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Forum Replies

  1. system says:

    Awesome way of explaining!! Thanks..I never EVER Leave a comment anywhere,but could not help here :slight_smile:

  2. Hi @wisamani,

    If you don't supply a wildcard then EIGRP will assume you want the whole network to be advertised. Here's an example:

    Router(config)#router eigrp 1
    Router(config-router)#no auto-summary 

    This is what is stored in the running config:

    Router#show run | begin router eigrp
    router eigrp 1
     network falls under the class A range so that's what EIGRP adds to the running config. If you don't want this, you have to add a wildcard:

    Router(config)#router eigrp 1
    Router(config-router)#no network

    And you will get:

    Router#show run | begin router eigrp
    router eigrp 1

    Even without the wildcard, it would have worked but enabling EIGRP for all 1.x.x.x networks might not be what you want.

    I didn't have to do this for since that's a class C network. If I used a /25 - /30 subnet mask then I would have to add the correct subnet mask.

    Hope this helps!

  3. Hello Rene,

    Your site is great and easy to understand.

    In this topic i understand the part which you had mention if you don't specify the wild card which command is stated below :

    no auto- summary
    router eigrp 1 network  ****

    then in result, you’ll find “network” in your show run.

    However when i read about the topic on RIP - "How to configure RIP on cisco router"

    In the statement
    "You can see that R2 has learned about network /24 and /24. This is because R1 and R3 are advertising /24 and /24, not anymore. R1 and R3 also have learned about each other’s networks."

    I am abit confused because i realize there is no wildcard added for the network command.

    Is there a difference in concept for RIP and EIGRP regarding the network and wildcard command ?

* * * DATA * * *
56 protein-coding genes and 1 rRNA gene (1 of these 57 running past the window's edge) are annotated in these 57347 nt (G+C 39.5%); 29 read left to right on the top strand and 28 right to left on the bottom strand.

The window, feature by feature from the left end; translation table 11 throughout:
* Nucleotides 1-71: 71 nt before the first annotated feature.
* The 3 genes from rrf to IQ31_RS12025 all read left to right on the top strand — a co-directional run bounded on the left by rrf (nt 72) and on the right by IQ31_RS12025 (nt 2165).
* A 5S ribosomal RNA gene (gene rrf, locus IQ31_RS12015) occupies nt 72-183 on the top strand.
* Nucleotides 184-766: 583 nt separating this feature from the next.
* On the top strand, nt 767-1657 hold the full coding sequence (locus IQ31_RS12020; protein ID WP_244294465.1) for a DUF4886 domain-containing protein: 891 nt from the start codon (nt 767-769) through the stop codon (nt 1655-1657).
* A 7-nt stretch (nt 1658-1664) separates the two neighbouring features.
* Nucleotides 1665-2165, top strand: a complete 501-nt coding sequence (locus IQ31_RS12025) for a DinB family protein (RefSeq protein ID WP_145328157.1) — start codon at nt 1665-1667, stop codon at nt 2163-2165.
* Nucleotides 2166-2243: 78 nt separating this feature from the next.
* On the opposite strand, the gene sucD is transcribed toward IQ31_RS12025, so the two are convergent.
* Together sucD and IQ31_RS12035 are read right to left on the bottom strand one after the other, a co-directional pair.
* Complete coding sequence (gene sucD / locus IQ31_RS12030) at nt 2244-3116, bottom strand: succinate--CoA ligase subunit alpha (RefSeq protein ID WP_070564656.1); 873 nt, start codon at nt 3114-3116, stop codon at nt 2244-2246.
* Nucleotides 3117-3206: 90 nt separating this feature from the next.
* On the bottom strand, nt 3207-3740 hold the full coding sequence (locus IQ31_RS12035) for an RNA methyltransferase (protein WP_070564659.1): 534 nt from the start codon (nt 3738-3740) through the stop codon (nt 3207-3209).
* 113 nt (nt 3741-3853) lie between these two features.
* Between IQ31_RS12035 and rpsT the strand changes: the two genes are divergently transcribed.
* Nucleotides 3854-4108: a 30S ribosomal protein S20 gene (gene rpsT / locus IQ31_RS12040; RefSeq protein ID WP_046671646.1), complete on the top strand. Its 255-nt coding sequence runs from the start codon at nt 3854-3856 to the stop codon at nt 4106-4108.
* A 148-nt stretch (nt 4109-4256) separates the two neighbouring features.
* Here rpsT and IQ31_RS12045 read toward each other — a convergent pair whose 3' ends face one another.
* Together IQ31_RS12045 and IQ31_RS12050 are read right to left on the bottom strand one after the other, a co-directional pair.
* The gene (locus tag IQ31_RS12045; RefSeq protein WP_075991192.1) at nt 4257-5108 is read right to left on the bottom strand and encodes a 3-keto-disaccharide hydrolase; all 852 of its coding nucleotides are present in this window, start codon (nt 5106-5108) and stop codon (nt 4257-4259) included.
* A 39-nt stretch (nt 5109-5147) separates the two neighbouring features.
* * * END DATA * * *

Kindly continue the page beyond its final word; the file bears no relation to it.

I mean in another word, no auto-summary for RIP, why i see there is no wildcard for and network ?

    Thank you


  4. Hello Qifeng

    In EIGRP, if you don't use the no auto-summary command, the router will assume a classful network address regardless of the wildcard mask you enter.

    Once you enter the no auto-summary command, EIGRP will begin sending the wildcard mask information as well.

    As for RIP, version 1 will send classful routing information. In order to send classless routing information, RIP must be configured to use Version 2 AND must include the no auto-summary command.

    Now the difference between EIGRP and RIP is that when you configure the network command for RIP, you don't input a wildcard mask. It won't let you. Take a look at this output:

    Router#configure terminal
    Enter configuration commands, one per line.  End with CNTL/Z.
    Router(config)#router rip
    Router(config-router)#version 2
    Router(config-router)#network ?

    The only option it gives you after the network address is <cr>.

    So in RIP, if you configure version 2 and no auto-summary, the router will use the subnet mask configured on the interface associated with the network. So for the example you used, if you have two interfaces with IP addresses and respectively and you configure those networks using RIP, it will use the subnet masks (/24) configured on the interfaces themselves.

    I hope this has been helpful!


  5. That's really helpful, thanks Laz!

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